Sometimes annoying, Beneatha is a real feminist prior to her time. Feminist as anything else is a development in entering into womanhood. For instance, Mother speaks matter-of-factly of her other half’s womanizing ways. She does not condemn him, however appears to accept that womanizing is what males do. Ruth would not put up with that from Walter although she does accept him on a number of celebrations. She likewise has a more gentle method of getting him to come around. Beneatha represents the “new woman” or feminist because she would not bear with any of this.

She wishes to forge her own identity independent of a male. She believes that individuals need to accept her as she is and declined to “be nice” as Mother tells her. This play also reveals the modification in black magics and intellectualism. According to Schmoop, “A Raisin in the Sun becomes part of more comprehensive shift in witchcraft towards portraying working-class, regular African-Africans. Previously, black intellectuals did not utilize literature, art, or the phase to represent working-class African-Americans for worry they would perpetuate undesirable stereotypes.” (Schmoop).

Lorraine Hansberry and Langston Hughes both believed this idea ludicrous. They, in truth, felt the opposite. They felt that they might challenge these stereotypes by blogging about them. Likewise according to Schmoop, “By focusing on the dreams and aspirations of one specific working-class black household, furthermore, Hansberry was able to reveal audiences the universality of black aspirations while also showing that their race postured a considerable barrier to attaining those objectives” (Schmoop). That is precisely what Hansberry did. She revealed the trials and struggles of one household.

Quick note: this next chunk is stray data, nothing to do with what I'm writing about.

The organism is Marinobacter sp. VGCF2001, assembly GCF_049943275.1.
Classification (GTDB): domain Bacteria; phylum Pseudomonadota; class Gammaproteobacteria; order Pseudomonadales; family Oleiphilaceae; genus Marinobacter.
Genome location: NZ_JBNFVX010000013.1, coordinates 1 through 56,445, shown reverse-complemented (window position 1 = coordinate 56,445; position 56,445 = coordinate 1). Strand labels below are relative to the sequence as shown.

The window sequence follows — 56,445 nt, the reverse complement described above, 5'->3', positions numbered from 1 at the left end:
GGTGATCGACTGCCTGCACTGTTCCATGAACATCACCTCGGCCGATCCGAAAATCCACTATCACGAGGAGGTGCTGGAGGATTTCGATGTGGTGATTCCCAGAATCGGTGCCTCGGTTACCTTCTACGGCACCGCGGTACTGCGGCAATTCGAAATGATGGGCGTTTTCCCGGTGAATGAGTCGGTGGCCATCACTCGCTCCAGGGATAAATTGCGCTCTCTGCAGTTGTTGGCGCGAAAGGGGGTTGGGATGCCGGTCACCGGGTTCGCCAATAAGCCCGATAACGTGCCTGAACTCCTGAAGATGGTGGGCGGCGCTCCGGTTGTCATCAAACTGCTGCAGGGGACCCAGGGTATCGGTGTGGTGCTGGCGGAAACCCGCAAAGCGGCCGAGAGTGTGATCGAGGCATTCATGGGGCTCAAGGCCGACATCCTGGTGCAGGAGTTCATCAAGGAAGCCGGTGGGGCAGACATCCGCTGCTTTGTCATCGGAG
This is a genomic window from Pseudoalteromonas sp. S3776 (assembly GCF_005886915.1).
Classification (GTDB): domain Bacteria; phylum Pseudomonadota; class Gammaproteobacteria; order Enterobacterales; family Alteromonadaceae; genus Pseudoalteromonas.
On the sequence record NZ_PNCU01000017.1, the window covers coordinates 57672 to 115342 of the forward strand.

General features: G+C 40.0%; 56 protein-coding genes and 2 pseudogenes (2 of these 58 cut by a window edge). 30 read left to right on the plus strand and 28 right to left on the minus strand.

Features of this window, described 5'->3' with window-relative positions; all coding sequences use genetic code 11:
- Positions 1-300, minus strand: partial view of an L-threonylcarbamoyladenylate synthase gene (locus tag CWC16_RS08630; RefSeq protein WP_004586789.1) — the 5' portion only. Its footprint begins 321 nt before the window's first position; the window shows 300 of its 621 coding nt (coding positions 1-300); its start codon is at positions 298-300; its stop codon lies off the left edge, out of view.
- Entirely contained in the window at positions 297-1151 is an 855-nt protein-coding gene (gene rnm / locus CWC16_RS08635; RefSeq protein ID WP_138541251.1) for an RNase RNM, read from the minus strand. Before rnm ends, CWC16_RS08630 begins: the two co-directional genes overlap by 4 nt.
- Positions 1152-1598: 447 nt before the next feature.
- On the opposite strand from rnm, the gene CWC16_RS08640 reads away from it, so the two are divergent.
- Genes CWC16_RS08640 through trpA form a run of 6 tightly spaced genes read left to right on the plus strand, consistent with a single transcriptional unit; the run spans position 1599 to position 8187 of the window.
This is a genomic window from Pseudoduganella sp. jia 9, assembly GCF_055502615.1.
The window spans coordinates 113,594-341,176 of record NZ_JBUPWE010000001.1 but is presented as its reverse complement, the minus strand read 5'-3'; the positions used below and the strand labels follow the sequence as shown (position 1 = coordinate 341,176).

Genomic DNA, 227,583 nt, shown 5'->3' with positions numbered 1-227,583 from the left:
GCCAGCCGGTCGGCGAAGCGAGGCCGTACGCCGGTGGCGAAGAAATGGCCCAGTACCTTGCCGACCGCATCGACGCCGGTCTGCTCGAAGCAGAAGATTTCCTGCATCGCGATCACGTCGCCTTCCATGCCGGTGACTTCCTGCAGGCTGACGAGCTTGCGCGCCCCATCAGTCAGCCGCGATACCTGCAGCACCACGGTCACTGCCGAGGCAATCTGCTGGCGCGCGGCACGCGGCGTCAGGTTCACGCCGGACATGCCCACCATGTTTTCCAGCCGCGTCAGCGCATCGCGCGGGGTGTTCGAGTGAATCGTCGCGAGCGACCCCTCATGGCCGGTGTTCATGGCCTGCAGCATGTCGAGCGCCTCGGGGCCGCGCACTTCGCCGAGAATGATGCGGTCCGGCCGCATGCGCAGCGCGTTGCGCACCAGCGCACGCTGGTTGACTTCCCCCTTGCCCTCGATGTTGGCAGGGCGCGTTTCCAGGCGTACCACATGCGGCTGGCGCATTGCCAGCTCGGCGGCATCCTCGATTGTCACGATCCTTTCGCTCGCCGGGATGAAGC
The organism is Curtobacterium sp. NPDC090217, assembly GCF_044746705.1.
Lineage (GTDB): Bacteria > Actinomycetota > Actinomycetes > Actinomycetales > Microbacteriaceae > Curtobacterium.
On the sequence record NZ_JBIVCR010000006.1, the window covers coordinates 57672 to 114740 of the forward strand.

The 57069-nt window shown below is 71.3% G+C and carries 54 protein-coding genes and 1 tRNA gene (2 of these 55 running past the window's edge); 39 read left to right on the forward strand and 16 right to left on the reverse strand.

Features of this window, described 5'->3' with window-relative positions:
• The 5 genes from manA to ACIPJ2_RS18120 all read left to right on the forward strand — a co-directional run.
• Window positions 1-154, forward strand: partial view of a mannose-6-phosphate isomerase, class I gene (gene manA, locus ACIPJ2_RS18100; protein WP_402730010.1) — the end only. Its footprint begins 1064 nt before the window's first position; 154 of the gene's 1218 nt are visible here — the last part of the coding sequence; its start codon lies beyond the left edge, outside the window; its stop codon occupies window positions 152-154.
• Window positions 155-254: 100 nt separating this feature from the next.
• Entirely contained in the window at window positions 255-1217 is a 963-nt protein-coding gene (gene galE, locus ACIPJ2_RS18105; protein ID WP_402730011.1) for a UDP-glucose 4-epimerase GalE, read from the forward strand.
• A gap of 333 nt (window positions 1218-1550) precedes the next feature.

The household is black, and some of the styles only those of color could relate to however others are universal– household love, brother or sister rivalry, desiring the very best for children, wanting to earn money and have more, etc. A Raisin in the Sun is a skillful play. While some see it extremely simple, Hansberry provides us the range of African American action to the injustice that was still occurring. Walter is simply mad. Mother and Ruth are more worried about simply managing and supplying much better chances for the next generation. Willy Harris steals from his own to get ahead, and George Murchison rejects his own childhood.

Asagai also rejects American methods, but he is African. Beneatha most represents Lorraine Hansberry as she attempts to eliminate the system, fight society’s expectations of her as a black lady, and forge her own identity. All emotions are represented in this play.

Works Cited Books and Writers. http://www. kirjasto. sci. fi/corhans. htm http://www. shmoop. com/intro/literature/ lorraine-hansberry/a-raisin-in-the-sun. html Colas, Brandon. Lorraine Hansberry. A Raisin in the Sun. The Ghetto Trap. Retrieved November 28, 2008 at http://www. literature-study-online. com/essays/hansberry.

html Corley, Cheryl. A Raisin in the Sun. March 11. 2002. NPR. Retrieved November 26, 2008 at http://www. npr. org/programs/morning/ features/patc/raisin/ Hansberry, Lorraine. A Raisin in the Sun. “Lorraine Hansberry.” Authors and Artists for Young Person. Vol. 25. Gale Research study, 1998. Replicated in Biography Resource Center. Farmington Hills, Mich.: Thomson Wind. 2007. http://www. edupaperback. org/showauth. cfm? authid=93 Reuben, Paul. BUDDY: Viewpoints in American Literature. Recovered November 27, 2008 at http://www. csustan. edu/English/reuben/ pal/chap8/hansberry. html